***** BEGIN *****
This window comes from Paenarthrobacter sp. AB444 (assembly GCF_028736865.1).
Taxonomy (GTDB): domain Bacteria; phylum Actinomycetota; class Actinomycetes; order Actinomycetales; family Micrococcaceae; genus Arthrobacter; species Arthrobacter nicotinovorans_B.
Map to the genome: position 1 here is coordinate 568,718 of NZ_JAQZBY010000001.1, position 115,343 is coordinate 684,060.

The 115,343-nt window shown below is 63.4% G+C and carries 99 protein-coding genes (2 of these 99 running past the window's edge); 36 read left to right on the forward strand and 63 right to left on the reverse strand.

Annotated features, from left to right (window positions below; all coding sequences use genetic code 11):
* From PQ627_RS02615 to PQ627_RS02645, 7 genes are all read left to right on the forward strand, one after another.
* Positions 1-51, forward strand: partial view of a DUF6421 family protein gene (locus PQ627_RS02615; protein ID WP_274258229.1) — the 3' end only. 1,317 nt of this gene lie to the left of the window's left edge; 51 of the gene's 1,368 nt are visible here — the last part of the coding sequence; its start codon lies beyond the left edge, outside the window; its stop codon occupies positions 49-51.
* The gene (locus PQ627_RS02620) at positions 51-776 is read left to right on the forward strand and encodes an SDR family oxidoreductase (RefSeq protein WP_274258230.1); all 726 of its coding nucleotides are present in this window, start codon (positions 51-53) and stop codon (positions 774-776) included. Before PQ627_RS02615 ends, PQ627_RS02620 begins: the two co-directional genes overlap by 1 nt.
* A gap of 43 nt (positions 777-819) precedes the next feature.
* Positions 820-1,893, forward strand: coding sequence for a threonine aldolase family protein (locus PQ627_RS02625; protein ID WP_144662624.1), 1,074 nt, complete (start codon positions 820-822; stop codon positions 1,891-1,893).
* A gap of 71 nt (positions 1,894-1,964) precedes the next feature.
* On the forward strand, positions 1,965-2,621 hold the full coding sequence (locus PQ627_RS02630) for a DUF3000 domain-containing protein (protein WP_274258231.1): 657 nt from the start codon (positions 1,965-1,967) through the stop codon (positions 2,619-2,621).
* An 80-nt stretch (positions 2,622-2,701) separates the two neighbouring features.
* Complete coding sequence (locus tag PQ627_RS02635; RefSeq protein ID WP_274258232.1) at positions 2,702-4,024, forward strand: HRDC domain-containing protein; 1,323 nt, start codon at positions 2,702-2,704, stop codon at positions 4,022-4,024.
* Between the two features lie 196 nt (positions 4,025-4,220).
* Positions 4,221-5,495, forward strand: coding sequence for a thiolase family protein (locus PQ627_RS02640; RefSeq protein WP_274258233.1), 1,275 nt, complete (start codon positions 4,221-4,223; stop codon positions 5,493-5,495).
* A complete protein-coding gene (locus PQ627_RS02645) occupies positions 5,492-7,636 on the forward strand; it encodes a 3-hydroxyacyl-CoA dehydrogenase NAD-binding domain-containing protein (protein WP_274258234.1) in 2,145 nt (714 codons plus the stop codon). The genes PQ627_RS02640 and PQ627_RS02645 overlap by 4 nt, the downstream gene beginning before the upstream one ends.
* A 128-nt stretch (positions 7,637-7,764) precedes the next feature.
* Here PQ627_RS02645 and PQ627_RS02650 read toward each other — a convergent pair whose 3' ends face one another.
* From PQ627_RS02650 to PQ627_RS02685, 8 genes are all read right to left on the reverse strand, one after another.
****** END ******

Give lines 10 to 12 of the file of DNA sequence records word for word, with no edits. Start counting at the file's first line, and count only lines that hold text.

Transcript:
* Positions 820-1,893, forward strand: coding sequence for a threonine aldolase family protein (locus PQ627_RS02625; protein ID WP_144662624.1), 1,074 nt, complete (start codon positions 820-822; stop codon positions 1,891-1,893).
* A gap of 71 nt (positions 1,894-1,964) precedes the next feature.
* On the forward strand, positions 1,965-2,621 hold the full coding sequence (locus PQ627_RS02630) for a DUF3000 domain-containing protein (protein WP_274258231.1): 657 nt from the start codon (positions 1,965-1,967) through the stop codon (positions 2,619-2,621).